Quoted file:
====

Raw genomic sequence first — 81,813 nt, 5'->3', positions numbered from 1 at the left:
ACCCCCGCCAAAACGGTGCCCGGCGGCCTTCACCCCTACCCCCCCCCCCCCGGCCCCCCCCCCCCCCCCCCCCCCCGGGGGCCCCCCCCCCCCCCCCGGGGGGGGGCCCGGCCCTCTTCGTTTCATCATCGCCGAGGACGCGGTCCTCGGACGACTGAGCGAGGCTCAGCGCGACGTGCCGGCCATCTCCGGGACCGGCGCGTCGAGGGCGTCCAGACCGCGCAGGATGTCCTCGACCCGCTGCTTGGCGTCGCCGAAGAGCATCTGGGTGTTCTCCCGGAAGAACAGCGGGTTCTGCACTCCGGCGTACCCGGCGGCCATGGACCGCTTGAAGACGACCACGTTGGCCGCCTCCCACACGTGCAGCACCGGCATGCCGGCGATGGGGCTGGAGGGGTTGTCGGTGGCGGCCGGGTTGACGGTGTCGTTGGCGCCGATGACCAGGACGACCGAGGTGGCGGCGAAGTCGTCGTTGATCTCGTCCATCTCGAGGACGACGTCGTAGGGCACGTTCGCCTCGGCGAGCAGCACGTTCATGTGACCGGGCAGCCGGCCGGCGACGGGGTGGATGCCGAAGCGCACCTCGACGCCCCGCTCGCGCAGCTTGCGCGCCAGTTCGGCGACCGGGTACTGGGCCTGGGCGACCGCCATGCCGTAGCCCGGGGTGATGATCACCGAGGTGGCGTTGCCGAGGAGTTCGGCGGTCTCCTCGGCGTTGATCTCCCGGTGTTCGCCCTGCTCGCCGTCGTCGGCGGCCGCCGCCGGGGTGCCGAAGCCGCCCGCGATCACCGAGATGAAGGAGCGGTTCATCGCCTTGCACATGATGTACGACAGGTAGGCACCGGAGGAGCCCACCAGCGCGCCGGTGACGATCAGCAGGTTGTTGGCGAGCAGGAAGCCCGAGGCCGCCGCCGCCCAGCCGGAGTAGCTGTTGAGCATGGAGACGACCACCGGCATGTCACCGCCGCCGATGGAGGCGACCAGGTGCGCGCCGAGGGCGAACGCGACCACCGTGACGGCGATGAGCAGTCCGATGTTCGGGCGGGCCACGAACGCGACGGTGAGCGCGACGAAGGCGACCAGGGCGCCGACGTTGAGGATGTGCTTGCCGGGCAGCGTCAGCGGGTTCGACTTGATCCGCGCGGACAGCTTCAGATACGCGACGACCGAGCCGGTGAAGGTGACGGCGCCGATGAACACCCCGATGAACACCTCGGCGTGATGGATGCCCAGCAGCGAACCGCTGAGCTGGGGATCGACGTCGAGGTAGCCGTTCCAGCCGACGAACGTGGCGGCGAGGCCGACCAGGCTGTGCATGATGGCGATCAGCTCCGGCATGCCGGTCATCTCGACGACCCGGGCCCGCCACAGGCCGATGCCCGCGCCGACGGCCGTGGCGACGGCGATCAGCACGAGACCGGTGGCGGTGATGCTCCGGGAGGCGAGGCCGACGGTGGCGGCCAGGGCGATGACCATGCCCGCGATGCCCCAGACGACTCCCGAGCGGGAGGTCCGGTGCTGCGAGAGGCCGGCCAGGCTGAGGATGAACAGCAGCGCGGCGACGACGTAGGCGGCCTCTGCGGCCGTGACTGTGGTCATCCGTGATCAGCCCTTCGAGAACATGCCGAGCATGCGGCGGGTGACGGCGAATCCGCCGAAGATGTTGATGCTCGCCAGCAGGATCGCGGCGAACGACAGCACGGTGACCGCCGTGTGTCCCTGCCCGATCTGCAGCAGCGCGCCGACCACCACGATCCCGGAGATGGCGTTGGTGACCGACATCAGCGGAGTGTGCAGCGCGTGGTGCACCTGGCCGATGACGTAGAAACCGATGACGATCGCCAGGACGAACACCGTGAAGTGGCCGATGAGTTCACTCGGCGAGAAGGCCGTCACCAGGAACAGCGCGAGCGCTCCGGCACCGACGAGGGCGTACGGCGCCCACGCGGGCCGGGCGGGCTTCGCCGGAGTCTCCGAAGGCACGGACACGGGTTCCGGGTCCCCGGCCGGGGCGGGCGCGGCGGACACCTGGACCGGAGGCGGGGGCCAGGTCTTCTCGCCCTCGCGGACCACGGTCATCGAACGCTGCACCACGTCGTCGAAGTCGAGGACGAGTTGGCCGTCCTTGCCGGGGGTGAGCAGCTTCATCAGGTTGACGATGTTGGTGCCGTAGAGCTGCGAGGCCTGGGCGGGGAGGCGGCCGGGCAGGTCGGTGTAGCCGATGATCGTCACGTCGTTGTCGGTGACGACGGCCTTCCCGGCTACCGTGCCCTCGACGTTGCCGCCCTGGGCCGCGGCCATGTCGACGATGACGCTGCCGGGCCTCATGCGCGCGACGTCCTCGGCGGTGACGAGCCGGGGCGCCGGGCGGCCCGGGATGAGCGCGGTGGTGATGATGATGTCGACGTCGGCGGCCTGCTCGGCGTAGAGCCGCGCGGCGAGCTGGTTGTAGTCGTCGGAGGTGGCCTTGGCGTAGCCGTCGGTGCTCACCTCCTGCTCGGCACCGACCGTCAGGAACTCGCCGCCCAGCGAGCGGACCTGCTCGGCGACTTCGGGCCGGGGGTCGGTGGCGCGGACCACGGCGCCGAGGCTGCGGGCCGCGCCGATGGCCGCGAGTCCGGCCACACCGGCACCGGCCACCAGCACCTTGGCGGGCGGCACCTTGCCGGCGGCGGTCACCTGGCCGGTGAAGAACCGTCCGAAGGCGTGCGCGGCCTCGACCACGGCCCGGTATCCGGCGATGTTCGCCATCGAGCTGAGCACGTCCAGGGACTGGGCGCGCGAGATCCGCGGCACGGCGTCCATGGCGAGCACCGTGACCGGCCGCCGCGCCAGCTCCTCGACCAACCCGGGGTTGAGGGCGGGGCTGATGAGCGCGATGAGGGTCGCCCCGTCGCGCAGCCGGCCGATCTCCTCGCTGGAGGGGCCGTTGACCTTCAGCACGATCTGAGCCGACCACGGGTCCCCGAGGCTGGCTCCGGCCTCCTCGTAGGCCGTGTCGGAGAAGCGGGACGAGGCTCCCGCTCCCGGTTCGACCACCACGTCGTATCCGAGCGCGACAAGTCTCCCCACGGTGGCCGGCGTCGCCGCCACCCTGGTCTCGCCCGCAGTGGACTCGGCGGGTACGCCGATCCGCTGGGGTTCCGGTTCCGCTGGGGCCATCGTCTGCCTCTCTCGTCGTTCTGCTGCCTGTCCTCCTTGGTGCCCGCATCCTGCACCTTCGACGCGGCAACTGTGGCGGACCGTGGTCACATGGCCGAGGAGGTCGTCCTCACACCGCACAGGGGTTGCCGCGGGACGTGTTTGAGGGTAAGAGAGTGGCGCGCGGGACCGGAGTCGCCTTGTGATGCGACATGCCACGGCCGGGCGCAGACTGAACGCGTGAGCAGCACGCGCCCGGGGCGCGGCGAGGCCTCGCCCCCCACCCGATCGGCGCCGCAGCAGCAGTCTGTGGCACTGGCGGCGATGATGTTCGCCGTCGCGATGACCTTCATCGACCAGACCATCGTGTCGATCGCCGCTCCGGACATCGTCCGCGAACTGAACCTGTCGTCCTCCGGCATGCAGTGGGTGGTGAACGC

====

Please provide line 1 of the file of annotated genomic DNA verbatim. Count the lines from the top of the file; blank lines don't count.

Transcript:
Raw genomic sequence first — 81,813 nt, 5'->3', positions numbered from 1 at the left: